- Full name Emmanuel Allen Burriss
- Born 01/17/1985 in Washington, DC
- Profile Ht.: 6'0" / Wt.: 190 / Bats: S / Throws: R
- School Kent State
- Debut 04/20/2008
Drafted in the C-A round (33rd overall) by the San Francisco Giants in 2006 (signed for $1,000,000).
View Draft ReportBurriss stands out for two reasons: his speed (6.3 seconds in the 60-yard dash) and his ability as a middle infielder in a draft short on up-the-middle talent. He opened eyes last summer in the Cape Cod League, where he was the fastest player in the league and shared playoff MVP honors. He led the Cape with 37 steals--19 more than his closest competitor--and 52 hits. Burriss knows his game is built around speed, and he has adapted his hitting approach accordingly. He focuses on working counts and making contact so he can get on base and wreak havoc. His style results in little power, and he had just four extra-base hits in 44 games using wood bats on the Cape. His arm is a little light for shortstop, but some scouts think he has the quickness, hands and instincts to compensate and remain at the position in pro ball. Others believe he's destined for second base with the upside of becoming Luis Castillo. A team that believes in Burriss as a shortstop could pop him in the late first round.
Organization Prospect Rankings
After hitting .307 in his pro debut, Burriss struggled so badly in high Class A that the Giants demoted him after 36 games. He said he wasn't mentally prepared when the 2007 season began. He regained his focus and confidence against younger competition in the South Atlantic League, finishing third in steals (51) and fifth in batting (.321). It's no surprise that Burriss led a system full of burners with 68 stolen bases. In addition to his pure speed, he has fine basestealing skills and was encouraged to use them by aggressive Augusta manager Roberto Kelly. Burriss is a contact hitter who works counts better than his walk totals would indicate. He has good range and instincts at shortstop. Burriss has no power and will have to prove he can handle quality fastballs at higher levels. After making 30 errors in 123 games in 2007, he needs to be more consistent on defense. Caught stealing 18 times last season, he can become more efficient on the bases. Burriss, who hit .365 in 17 Arizona Fall League games, says he learned his lesson and will be ready to start 2008. He'll take another crack at San Jose, likely playing some second base next to Brian Bocock. The Giants hope one can be their shortstop by 2010.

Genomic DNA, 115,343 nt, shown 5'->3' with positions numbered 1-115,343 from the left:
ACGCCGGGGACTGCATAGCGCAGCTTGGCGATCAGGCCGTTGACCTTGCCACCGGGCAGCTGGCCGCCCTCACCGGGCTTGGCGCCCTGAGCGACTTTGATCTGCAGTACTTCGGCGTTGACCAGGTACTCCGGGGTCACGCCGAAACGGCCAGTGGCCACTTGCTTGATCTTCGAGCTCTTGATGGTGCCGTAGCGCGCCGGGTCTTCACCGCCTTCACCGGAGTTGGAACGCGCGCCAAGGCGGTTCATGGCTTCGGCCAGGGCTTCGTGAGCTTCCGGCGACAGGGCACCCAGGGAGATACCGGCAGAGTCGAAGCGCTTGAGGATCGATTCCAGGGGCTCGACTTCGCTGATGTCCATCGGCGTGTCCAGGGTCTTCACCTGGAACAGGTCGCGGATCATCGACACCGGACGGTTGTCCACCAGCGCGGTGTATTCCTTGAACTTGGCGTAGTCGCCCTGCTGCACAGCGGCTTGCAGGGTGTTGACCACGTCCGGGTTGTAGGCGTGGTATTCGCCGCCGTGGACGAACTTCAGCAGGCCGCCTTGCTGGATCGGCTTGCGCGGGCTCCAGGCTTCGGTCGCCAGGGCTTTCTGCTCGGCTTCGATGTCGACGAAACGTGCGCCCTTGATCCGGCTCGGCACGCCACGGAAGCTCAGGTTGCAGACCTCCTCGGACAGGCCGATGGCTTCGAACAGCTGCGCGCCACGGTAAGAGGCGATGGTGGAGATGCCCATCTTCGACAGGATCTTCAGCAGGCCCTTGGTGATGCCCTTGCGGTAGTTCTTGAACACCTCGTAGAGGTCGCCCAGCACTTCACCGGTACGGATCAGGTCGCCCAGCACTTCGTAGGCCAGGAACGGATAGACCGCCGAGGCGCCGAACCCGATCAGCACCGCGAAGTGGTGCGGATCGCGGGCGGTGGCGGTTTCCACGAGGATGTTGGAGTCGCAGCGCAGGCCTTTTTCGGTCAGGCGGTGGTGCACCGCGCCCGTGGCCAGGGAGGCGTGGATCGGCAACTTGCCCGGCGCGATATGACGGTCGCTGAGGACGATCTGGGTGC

Burriss established himself as a top prospect for the 2006 draft by stealing a Cape Cod League-high 37 bases in 44 games the previous summer. He led the Mid-American Conference with 42 steals last spring, then paced the short-season Northwest League with 35 after signing for $1 million as a supplemental first-round pick. A leadoff hitter in the mold of Luis Castillo, Burriss plays the game with poise and polish. He makes excellent contact and is a threat to reach base on anything in play. One club official wasn't shy about comparing his playmaking abilities to Willie Mays, while another called him Jose Reyes with less power. He has top-of-the-line speed, outstanding range, soft hands and very good instincts. Burriss' arm grades a tick below average, leading to some doubts that he'll stick at shortstop, but his footwork is so good that he seldom fails to make plays. He has very little pop, and pitchers at higher levels may be able to overpower him. A switch-hitter, he's working on a more consistent approach from the left side. Omar Vizquel will be 40 in 2007, and the Giants will need a new shortstop in the near future. That figures to be Burriss, who may skip a level and begin at high Class A in 2007. That would allow fellow 2006 draftee Brian Bocock to play every day at shortstop in low Class A.
Minor League Top Prospects
Burriss earned second-team All-America honors for Kent State this spring, when he walked more than he struck out and led the Mid-American Conference with 42 stolen bases. After the Giants drafted him in the supplemental first round, Burriss did more of the same, drawing more walks than strikeouts and topping the NWL with 35 steals for league champion Salem-Keizer. That's his game in a nutshell: make contact, get on base and wreak havoc with his plus-plus speed. "When you first see him he looks like a slap hitter, but he has enough pop to drive it by you at first or third and you have to play him honestly," Yakima manager Jay Gainer said. "He is obviously going to be a leadoff guy, and he has a good idea how to get on base. If you play back he'll bunt, and if you play in he'll slap it by you or pull it." Burriss never will be a power hitter, and he doesn't try to be. The major question is whether he'll be able to hit line drives into the outfield and occasionally knock balls into the gaps, because his thin frame lacks strength. There are questions about whether he'll have enough arm for shortstop, but it looked fine in his pro debut and his range and instincts are good.
Best Tools List
- Rated Fastest Baserunner in the San Francisco Giants in 2008
- Rated Best Defensive Infielder in the San Francisco Giants in 2007